Figure 21-3 The ventricular (QRS) rhythm is completely regular because of ventricular pacing. However, the underlying rhythm is atrial fibrillation. Fibrillatory waves are small in amplitude in most leads and best seen in lead V1. Most computer ECG interpretations will read this as “ventricular pacing” without noting atrial fibrillation. Unless the reader specifies “atrial fibrillation” in the report, this important diagnosis, which carries risk of stroke, will go unnoticed. Furthermore, on physical examination, the clinician may be “tricked” into thinking the regular rhythm is sinus.
In dual-chamber pacemakers, electrodes are inserted into both the right atrium and right ventricle (Figs. 21-4 and 21-5). The circuitry is designed to allow for a physiologic delay (normal synchrony) between atrial and ventricular stimulation. This AV delay (interval between the atrial and ventricular pacemaker spikes) is analogous to the PR interval under physiologic conditions.
Figure 21-4 Dual-chamber (DDD) pacemakers sense and pace in both atria and ventricles. The pacemaker emits a stimulus (spike) whenever a native P wave or QRS complex is not sensed within some programmed time interval.
Figure 21-5 Paced beat morphology in dual-chamber pacemaking. Both atrial and ventricular pacing spikes are present. The atrial (a) pacing spike is followed by a P wave with very low amplitude. The ventricular (V) pacing spike is followed by a wide QRS complex with T wave pointing in the opposite direction (discordant). The QRS after the pacing spike resembles a left bundle branch block (LBBB), with a leftward axis, consistent with pacing from the right ventricular apex.
Paced beats start with a pacing spike—a sharp vertical deflection from the pacemaker stimulus. If the pacing threshold is low, the amplitude of pacing spikes can be very small and they can be easily missed.
A paced QRS beat also starts with a pacing spike, followed by a wide QRS complex (see Figs. 21-3 and 21-6). The wide QRS is due to the fact that activation of the ventricles starts at the tip of the lead and spreads to the other ventricle through slowly conducting myocardium, similar to what occurs with ventricular premature beats (VPBs) or ventricular escape beats. The QRS morphology depends on the lead (electrode) position. The most commonly used ventricular electrode site is the right ventricular apex. Pacing at this location produces a wide QRS (usually resembling an LBBB pattern; see Chapter 7) with a leftward axis (QRS deflections are predominantly negative in leads II, III, and aVF and positive in leads I and aVL).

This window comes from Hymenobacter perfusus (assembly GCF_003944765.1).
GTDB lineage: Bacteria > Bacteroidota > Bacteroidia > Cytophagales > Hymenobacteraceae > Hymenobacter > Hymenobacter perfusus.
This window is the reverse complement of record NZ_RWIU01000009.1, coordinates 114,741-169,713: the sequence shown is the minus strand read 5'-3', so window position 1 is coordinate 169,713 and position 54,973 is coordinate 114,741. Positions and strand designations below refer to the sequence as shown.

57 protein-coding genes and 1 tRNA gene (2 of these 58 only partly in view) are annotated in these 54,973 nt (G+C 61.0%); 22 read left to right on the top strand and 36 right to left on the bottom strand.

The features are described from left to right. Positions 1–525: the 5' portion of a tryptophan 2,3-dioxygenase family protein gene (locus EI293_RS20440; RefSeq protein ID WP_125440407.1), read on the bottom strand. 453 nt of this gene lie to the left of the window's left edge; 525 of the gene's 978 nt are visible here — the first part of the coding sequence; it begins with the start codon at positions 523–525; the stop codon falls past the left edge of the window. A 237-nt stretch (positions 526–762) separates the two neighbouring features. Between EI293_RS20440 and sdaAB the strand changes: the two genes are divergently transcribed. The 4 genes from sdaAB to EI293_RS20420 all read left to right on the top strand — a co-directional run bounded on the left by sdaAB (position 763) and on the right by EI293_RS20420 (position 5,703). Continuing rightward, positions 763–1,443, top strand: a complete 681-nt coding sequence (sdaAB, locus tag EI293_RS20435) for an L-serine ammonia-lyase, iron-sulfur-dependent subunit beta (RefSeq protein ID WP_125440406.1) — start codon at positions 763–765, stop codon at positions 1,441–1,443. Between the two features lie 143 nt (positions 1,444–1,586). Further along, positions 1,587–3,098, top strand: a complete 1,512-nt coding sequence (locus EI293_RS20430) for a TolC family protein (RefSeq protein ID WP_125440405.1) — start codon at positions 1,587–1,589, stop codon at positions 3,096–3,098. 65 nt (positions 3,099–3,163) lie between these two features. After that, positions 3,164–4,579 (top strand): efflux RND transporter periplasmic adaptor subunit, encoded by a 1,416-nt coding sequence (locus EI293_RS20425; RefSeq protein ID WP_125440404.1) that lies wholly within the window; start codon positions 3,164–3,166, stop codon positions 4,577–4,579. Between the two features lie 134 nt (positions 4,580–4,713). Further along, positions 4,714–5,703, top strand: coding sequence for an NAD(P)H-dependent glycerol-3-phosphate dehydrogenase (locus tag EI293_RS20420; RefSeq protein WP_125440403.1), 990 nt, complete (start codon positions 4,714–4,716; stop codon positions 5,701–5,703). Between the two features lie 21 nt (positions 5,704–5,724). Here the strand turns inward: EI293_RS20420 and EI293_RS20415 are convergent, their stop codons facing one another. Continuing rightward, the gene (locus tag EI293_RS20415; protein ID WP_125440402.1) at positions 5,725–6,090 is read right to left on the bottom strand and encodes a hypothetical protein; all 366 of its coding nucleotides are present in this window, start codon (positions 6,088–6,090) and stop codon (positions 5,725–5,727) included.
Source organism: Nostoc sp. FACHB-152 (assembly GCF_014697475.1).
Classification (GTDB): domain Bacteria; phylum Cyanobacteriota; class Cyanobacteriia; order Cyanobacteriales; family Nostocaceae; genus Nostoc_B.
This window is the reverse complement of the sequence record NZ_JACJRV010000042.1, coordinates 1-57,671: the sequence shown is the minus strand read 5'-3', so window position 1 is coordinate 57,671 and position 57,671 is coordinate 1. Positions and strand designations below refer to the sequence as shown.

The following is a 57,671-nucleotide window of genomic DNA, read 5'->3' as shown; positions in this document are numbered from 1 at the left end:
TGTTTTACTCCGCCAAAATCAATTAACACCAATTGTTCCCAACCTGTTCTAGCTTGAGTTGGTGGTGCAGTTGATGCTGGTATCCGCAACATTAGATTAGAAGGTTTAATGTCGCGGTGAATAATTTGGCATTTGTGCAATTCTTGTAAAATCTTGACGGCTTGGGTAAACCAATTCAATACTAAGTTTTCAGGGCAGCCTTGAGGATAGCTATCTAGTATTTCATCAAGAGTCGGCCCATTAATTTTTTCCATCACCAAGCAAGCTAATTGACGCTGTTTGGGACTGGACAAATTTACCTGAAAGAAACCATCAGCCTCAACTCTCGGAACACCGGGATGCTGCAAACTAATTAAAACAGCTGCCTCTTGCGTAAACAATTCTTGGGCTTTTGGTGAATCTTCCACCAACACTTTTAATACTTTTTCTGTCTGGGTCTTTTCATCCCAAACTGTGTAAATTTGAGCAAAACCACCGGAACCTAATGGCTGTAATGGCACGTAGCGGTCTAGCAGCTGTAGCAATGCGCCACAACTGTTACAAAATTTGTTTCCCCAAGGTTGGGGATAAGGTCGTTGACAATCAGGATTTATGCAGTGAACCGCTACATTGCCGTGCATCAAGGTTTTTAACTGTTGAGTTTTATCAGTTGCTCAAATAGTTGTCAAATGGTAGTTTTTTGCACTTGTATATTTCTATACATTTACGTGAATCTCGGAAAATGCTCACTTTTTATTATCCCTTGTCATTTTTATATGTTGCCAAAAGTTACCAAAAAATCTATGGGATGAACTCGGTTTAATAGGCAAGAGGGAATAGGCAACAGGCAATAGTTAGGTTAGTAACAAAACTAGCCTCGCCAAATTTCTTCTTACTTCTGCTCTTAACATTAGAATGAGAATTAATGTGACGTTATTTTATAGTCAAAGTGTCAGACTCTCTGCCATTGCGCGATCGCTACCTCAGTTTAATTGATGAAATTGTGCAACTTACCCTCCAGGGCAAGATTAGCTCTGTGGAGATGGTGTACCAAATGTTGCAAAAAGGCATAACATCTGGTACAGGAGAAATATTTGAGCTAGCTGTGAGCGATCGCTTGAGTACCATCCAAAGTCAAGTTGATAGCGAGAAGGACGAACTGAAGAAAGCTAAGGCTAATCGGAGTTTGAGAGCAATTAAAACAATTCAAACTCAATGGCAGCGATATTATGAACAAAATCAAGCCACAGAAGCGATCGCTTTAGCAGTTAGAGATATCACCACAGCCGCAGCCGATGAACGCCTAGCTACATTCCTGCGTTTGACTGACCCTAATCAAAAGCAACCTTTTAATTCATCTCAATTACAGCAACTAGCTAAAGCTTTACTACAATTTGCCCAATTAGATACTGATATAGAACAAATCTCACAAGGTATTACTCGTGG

As with VPBs, the T waves in paced beats normally are discordant—directed opposite to the main QRS direction (see Figs. 21-3 and 21-5). Concordant T wave (i.e., pointing in the same direction as the paced QRS) during ventricular pacing may indicate acute myocardial ischemia (see following discussion).
Ventricular paced beats, similar to VPBs, can also sometimes conduct in a retrograde manner to the atria, producing near simultaneous atrial and ventricular depolarization and contraction (Fig. 21-6). When this occurs repeatedly, atrial contraction against the closed AV valves produces recurrent, sudden increases in jugular (and pulmonary) vein pressures, which may be seen as “cannon” A waves in the neck examination. Of note for clinicians, these abrupt pressure changes, in turn, may activate a vagal reflex and cause severe symptoms (palpitations, pulsation in the neck, dizziness, and blood pressure drop), often referred to as the pacemaker syndrome. Therefore, patients in sinus rhythm with AV block are usually implanted with dual-chamber pacemakers so that ventricular pacing will occur after atrial pacing, maintaining physiologic AV timing (synchrony).
Historically, pacemaker programming has been described by a standard three- or four-letter code, usually followed by a number indicating the lower rate limit. Although many new pacing enhancements have been introduced since the inception of this code, it is still widely used (Table 21-1).
As noted, modern pacemakers are programmed in the on-demand mode providing pacing support only when needed. In the case of a single-chamber pacemaker this function is accomplished by specifying the lower rate limit (for example 60 beats/min). The pacemaker constantly monitors the patient’s heart rate in the implanted chamber on a beat to beat basis. Any time the rate drops below the lower rate limit (in the case of 60/min, the critical pause after a spontaneous QRS complex will be >1 sec), the pacemaker will deliver a pacing stimulus (Fig. 21-7). This corresponds to the code: VVI 60.